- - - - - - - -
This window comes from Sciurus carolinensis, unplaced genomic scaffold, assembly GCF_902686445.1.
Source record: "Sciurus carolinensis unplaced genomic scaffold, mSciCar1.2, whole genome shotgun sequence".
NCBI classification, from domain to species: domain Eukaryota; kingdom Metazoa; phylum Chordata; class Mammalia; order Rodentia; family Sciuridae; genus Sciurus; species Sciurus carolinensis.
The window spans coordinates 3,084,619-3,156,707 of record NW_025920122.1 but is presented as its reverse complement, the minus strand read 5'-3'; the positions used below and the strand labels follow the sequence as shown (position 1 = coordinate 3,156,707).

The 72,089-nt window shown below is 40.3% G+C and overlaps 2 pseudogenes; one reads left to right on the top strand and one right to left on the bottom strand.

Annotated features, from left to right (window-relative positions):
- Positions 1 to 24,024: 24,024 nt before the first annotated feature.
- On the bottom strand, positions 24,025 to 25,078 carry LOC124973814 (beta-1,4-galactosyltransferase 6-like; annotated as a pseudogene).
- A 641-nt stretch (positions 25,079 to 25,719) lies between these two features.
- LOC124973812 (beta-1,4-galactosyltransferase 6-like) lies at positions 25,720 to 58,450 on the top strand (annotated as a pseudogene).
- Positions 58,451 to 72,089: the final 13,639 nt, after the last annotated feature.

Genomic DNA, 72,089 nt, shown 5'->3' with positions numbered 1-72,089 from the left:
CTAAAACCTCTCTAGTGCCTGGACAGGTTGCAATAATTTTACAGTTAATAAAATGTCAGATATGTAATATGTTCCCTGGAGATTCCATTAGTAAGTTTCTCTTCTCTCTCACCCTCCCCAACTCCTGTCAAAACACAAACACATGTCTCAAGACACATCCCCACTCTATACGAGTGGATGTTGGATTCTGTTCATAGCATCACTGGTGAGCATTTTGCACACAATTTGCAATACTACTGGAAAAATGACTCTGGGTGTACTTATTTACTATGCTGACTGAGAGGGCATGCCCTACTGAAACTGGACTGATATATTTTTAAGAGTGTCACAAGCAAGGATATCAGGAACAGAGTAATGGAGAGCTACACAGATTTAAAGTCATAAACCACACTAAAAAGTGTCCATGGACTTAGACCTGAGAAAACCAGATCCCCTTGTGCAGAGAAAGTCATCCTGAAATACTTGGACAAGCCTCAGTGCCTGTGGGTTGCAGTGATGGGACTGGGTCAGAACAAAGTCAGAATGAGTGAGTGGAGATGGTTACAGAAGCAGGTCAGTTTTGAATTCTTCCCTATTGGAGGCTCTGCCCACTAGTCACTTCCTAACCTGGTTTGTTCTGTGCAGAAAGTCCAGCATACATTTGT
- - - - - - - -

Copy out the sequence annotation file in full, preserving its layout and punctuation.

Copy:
This window comes from Sciurus carolinensis, unplaced genomic scaffold, assembly GCF_902686445.1.
Source record: "Sciurus carolinensis unplaced genomic scaffold, mSciCar1.2, whole genome shotgun sequence".
NCBI classification, from domain to species: domain Eukaryota; kingdom Metazoa; phylum Chordata; class Mammalia; order Rodentia; family Sciuridae; genus Sciurus; species Sciurus carolinensis.
The window spans coordinates 3,084,619-3,156,707 of record NW_025920122.1 but is presented as its reverse complement, the minus strand read 5'-3'; the positions used below and the strand labels follow the sequence as shown (position 1 = coordinate 3,156,707).

The 72,089-nt window shown below is 40.3% G+C and overlaps 2 pseudogenes; one reads left to right on the top strand and one right to left on the bottom strand.

Annotated features, from left to right (window-relative positions):
- Positions 1 to 24,024: 24,024 nt before the first annotated feature.
- On the bottom strand, positions 24,025 to 25,078 carry LOC124973814 (beta-1,4-galactosyltransferase 6-like; annotated as a pseudogene).
- A 641-nt stretch (positions 25,079 to 25,719) lies between these two features.
- LOC124973812 (beta-1,4-galactosyltransferase 6-like) lies at positions 25,720 to 58,450 on the top strand (annotated as a pseudogene).
- Positions 58,451 to 72,089: the final 13,639 nt, after the last annotated feature.

Genomic DNA, 72,089 nt, shown 5'->3' with positions numbered 1-72,089 from the left:
CTAAAACCTCTCTAGTGCCTGGACAGGTTGCAATAATTTTACAGTTAATAAAATGTCAGATATGTAATATGTTCCCTGGAGATTCCATTAGTAAGTTTCTCTTCTCTCTCACCCTCCCCAACTCCTGTCAAAACACAAACACATGTCTCAAGACACATCCCCACTCTATACGAGTGGATGTTGGATTCTGTTCATAGCATCACTGGTGAGCATTTTGCACACAATTTGCAATACTACTGGAAAAATGACTCTGGGTGTACTTATTTACTATGCTGACTGAGAGGGCATGCCCTACTGAAACTGGACTGATATATTTTTAAGAGTGTCACAAGCAAGGATATCAGGAACAGAGTAATGGAGAGCTACACAGATTTAAAGTCATAAACCACACTAAAAAGTGTCCATGGACTTAGACCTGAGAAAACCAGATCCCCTTGTGCAGAGAAAGTCATCCTGAAATACTTGGACAAGCCTCAGTGCCTGTGGGTTGCAGTGATGGGACTGGGTCAGAACAAAGTCAGAATGAGTGAGTGGAGATGGTTACAGAAGCAGGTCAGTTTTGAATTCTTCCCTATTGGAGGCTCTGCCCACTAGTCACTTCCTAACCTGGTTTGTTCTGTGCAGAAAGTCCAGCATACATTTGT